Review: Guild of Dungeoneering: Ice Cream Headaches Adventure Pack07 Mar 2017 2
Review: Guild of Dungeoneering: Ice Cream Headaches Adventure Pack
Released 09 Feb 2017
If you missed it first time round, we here at Pocket Tactics like Guild of Dungeoneering. We like it so much that it earned one of our (not so) fabled five-star reviews back in July 2016. Since then, Irish developer Colm Larkin and his studio, Gambrinous have been developing a name, with GoD even making an appearance in Danny O’ Dwyer’s excellent No Clip series, where the famed games journalist discusses the growing development scene in Ireland.
For the uninitiated, GoD is a dungeon crawler with rogue-like elements. Control of the character is stripped from the player; instead, you create the world with a random selection of cards each turn, which automatically guide the character in a particular direction. These cards can contain pieces of the environment to build, enemies, or treasure, and you can use these while aiming for whatever the main objective of the level might be.
Since its release, GoD has seen two expansions: Pirates Cove, and Ice Cream Headaches - which expanded upon the original game with extra characters, enemies, and items, with the latter recently making its way to iOS and Android.
Combat is turned-based; with each character holding a unique selection of cards that can be expanded on as you progress through a dungeon and equip your character. Attacks can be both magical and physical, and can be defended against with the correct colour shield. It’s not revolutionary, but it is effective, and there is a decent level of tension when you make it to the end of a dungeon to face off against the boss. Cards can be earned by defeating enemies and collecting loot, which is for the four slots in you inventory – head, body, offhand, and weapon.
The game is wrapped up in a charming visual style that is reminiscent of a hastily scribbled Dungeons & Dragons drawing you’d find in the back of a teenage student’s book. Between the visual style, the theatrical musings of the bard who narrates your victories (and failures), and the overall tone of the game - it has distinct feel that separates it from other dungeon crawlers.
This brings us to the new expansion; the… ice cream (yes) themed adventure pack brings 21 new quests, 24 new items, and 30 new enemies, many that come with a wintery/snowy feel to them. The best new enemy is the ‘commendable snowman’, who has several other forms from ‘abominable’ to ‘objectionable’, and their designs are suitably hilarious. Your motivation for taking on these brand new enemies? It’s far too warm and you need to send your minions out to find ice cream. Excellent.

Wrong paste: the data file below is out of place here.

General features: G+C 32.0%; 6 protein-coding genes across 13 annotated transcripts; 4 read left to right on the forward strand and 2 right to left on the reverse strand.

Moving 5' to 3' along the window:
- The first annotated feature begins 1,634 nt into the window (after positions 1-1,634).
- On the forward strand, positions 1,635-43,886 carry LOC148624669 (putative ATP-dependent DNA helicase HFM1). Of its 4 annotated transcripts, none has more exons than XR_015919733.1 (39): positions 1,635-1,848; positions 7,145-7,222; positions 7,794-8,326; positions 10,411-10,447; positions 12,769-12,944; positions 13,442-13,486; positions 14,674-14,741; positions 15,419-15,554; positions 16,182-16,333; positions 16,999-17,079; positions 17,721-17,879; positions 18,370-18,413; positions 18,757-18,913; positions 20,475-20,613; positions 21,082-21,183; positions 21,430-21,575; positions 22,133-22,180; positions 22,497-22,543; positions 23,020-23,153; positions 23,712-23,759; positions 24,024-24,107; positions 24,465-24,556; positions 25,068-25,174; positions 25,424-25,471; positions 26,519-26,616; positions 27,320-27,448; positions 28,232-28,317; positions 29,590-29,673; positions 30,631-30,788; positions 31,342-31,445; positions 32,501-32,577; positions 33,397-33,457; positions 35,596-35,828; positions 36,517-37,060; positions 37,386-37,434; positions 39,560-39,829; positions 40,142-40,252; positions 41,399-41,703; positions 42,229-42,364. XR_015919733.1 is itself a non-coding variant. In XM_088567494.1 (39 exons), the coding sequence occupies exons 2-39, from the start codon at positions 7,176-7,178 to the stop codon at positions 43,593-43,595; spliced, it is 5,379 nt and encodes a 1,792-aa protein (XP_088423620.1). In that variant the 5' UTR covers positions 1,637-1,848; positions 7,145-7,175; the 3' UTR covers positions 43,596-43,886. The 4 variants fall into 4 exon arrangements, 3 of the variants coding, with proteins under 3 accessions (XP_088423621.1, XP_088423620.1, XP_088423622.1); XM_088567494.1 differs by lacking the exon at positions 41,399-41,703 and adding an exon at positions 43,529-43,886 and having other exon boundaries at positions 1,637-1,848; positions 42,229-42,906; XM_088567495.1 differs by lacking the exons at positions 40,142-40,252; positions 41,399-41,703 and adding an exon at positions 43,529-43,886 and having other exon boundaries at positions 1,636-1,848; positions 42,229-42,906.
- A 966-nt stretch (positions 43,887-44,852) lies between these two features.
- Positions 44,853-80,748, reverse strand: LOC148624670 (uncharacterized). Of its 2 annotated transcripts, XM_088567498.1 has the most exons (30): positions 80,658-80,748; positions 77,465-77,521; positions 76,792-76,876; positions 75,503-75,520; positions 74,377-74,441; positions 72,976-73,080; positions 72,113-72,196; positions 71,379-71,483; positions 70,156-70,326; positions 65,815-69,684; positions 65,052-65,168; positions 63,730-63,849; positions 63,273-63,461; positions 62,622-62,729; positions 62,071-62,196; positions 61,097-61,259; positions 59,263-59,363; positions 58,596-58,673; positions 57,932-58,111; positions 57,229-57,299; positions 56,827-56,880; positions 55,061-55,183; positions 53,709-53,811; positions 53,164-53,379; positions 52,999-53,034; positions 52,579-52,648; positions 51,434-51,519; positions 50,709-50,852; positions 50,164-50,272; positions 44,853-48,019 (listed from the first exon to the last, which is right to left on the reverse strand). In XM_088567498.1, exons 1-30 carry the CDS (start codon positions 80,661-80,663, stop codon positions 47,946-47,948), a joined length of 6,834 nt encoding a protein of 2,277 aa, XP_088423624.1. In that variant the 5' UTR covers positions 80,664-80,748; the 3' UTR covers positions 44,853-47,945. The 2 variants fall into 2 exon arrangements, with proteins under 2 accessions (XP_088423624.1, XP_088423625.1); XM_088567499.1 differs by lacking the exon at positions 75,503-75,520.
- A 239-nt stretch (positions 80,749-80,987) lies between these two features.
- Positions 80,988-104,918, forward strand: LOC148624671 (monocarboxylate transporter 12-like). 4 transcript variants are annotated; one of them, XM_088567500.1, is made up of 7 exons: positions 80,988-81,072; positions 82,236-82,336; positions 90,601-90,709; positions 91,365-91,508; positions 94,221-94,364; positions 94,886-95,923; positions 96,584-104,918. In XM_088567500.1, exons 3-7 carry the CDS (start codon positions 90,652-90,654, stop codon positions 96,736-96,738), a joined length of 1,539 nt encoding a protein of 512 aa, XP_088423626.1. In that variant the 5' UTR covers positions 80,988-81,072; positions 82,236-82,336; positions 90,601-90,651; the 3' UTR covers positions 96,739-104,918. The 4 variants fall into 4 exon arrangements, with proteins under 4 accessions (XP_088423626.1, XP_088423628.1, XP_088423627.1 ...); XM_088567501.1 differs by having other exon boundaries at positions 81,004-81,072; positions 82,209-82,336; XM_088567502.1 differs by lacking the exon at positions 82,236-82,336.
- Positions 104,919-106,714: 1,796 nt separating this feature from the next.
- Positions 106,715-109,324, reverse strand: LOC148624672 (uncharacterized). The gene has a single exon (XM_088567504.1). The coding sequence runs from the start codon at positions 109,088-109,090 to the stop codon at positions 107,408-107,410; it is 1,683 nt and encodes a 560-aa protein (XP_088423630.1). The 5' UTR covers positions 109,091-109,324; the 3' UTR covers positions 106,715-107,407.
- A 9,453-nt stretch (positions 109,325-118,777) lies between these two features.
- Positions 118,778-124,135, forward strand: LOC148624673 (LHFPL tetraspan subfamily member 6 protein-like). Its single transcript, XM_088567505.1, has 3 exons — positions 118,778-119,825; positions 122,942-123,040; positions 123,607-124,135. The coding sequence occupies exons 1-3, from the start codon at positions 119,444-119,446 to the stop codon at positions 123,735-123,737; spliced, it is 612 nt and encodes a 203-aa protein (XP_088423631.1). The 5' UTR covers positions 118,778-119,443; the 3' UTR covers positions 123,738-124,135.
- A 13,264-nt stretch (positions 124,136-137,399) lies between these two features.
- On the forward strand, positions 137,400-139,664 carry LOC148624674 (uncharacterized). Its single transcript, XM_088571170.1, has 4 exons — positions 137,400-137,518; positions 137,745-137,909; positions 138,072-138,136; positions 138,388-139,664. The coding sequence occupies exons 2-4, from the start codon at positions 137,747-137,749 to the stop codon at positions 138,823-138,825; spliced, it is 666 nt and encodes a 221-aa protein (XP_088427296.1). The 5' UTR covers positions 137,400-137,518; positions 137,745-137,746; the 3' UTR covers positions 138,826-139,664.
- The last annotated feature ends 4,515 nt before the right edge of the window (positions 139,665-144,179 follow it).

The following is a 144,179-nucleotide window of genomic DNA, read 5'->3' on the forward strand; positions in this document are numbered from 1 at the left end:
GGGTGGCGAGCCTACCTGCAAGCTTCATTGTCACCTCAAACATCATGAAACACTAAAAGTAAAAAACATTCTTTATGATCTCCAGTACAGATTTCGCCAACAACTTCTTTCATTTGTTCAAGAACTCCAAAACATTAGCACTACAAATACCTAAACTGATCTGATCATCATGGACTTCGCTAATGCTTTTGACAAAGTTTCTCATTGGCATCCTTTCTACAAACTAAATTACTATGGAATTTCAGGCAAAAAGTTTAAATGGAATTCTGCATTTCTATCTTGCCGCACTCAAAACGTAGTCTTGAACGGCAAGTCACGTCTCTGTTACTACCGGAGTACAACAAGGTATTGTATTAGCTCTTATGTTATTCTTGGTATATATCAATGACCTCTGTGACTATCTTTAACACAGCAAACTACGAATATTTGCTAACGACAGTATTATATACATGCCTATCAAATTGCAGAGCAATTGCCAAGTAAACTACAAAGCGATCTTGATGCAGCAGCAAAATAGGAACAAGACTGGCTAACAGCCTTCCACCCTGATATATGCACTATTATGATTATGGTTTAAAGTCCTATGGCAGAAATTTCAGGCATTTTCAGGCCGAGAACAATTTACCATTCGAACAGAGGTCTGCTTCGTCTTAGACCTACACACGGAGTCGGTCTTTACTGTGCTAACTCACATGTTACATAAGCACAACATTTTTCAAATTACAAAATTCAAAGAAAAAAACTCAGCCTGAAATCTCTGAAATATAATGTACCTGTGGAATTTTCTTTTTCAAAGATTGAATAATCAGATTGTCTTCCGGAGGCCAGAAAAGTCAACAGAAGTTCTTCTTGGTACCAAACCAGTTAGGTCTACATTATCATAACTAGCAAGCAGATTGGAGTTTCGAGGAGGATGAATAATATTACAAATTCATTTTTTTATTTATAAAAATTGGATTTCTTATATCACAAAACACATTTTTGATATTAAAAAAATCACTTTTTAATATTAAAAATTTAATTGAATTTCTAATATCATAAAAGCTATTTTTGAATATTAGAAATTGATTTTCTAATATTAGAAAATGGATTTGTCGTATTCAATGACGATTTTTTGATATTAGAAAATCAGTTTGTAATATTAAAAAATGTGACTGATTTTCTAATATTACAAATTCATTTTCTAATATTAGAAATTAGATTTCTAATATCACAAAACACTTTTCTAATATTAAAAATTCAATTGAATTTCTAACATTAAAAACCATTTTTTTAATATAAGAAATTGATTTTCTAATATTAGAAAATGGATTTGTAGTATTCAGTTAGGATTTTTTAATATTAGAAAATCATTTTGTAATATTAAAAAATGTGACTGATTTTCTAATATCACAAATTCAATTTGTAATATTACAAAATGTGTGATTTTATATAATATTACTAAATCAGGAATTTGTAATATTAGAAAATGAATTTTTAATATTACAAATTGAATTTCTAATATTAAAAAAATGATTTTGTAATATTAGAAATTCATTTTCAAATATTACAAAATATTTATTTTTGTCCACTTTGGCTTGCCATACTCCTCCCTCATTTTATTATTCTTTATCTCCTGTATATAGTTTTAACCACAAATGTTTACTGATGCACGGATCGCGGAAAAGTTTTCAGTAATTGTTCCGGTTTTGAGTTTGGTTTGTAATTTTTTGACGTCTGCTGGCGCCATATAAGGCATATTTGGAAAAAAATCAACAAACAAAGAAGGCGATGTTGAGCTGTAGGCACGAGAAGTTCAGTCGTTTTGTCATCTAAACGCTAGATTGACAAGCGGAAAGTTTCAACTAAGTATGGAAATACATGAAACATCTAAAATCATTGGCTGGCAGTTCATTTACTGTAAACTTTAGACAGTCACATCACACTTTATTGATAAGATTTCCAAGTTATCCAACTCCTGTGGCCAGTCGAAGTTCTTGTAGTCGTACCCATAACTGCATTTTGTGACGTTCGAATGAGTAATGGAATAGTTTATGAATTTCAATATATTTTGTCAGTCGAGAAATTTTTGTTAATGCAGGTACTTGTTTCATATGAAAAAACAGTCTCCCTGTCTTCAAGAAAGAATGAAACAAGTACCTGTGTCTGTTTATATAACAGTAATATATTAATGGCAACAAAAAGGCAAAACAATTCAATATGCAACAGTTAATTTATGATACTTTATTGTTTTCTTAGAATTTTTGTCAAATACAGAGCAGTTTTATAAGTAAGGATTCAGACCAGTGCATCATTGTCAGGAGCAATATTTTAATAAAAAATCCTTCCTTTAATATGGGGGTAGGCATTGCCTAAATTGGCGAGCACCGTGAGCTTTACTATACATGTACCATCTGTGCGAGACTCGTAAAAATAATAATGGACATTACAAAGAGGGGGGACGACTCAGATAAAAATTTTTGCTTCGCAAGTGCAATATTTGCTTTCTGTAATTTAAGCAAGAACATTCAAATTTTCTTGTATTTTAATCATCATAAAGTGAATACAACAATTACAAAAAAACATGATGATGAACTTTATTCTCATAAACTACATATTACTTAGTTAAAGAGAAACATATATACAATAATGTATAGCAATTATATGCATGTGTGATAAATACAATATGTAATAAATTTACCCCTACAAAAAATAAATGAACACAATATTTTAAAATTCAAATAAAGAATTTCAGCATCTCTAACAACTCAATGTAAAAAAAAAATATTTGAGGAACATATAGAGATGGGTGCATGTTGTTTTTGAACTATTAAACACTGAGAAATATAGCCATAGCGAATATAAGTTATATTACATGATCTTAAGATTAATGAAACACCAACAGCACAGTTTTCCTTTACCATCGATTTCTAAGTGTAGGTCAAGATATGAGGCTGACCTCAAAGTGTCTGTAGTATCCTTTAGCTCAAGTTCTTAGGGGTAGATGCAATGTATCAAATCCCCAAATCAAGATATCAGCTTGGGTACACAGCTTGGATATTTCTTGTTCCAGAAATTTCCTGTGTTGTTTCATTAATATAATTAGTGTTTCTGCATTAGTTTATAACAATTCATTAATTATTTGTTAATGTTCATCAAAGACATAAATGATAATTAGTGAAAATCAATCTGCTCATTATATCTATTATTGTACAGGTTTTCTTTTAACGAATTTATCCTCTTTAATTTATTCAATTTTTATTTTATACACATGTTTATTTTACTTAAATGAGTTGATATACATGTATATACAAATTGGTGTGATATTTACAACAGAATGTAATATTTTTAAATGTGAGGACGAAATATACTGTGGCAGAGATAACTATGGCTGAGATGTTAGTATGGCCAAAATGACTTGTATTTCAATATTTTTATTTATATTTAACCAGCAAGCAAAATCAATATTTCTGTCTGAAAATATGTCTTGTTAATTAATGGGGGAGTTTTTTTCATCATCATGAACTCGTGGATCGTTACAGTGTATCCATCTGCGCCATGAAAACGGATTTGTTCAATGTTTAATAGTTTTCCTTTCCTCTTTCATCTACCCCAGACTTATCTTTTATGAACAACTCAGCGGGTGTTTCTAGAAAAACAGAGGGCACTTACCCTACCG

Three new characters are introduced – the Yodeller, the Snowitch, and the ice Cream Monk, each come with their own traits: the Ice Cream Monk trades off not holding any weapons in either hand for an extra physical hit, while the Snowitch starts off with one point of favour.
Favour, you may have just asked, is a new mechanic added to GoH. When placing tiles, you may come across a Rune, place an enemy down on this tile, defeat that enemy, and you have earned yourself a Favour with the Fates. You can use these points to manipulate your deck, like removing the top card from either yours or your opponents hand and shuffling it back in, to burning useless cards altogether. Problem is, their implementation - while heavily focused on in the advertising for this new expansion - feels somewhat like an afterthought in the game. Unfortunately, the game doesn’t do a great job of going into detail about their usage, and the random nature of how they work (besides on Snowitch) meant I didn’t pay as much attention to them as I feel Gambrinous would have liked me to. I feel that one of the few, but most glaring issues with GoH has been the lack of detail instructing new players on the game’s mechanics. Though this has never been a game breaker, I do think that an extra effort to inform the player with a better introduction to these mechanics would help out, and would compliment the easy-to-approach visual style.
The added expansion of new items is a welcome addition, as it varies up the battling system, which is still the weakest aspect of the game. By no means terrible per se it just lacks in depth. Tactical prowess extends as far as ‘use blue shield on blue attack and sometimes use red shield on red attack’ – but it fits the childlike simplicity of the presentation - like two children diving into the kitchen cupboard, using a saucepan for a helmet and a wooden spoon as a sword. With that said, the new enemies are absolute blighters for causing status alignments – particularly freeze, which makes all but one card your hand usable for that go, and seeing as victory can be earned (or lost) in the space of one round, freeze is the proverbial ‘ice cream headache’ to deal with.
The original release was released with marginal stability issues, and Ice Cream Headaches only goes to strengthen this foundation, as with over seven hours playing time, the game has yet to crash on me, and running any additional apps showed no slowdown.
This expansion feels like an attempt to address two issues: a lack of levels, and marginally thin gameplay. Gambrinous have accomplished the former and have started to fill in the (minimal) cracks for the latter. The fabulous thing about all of this extra content is that it’s an entirely free update, and whether you are a fan of some of the new features or not, nothing added breaks the original core gameplay. For anyone who is late to the party, the price of the app increases with each expansion – so you should get on board before another ten expansions are added (which I would highly approve of).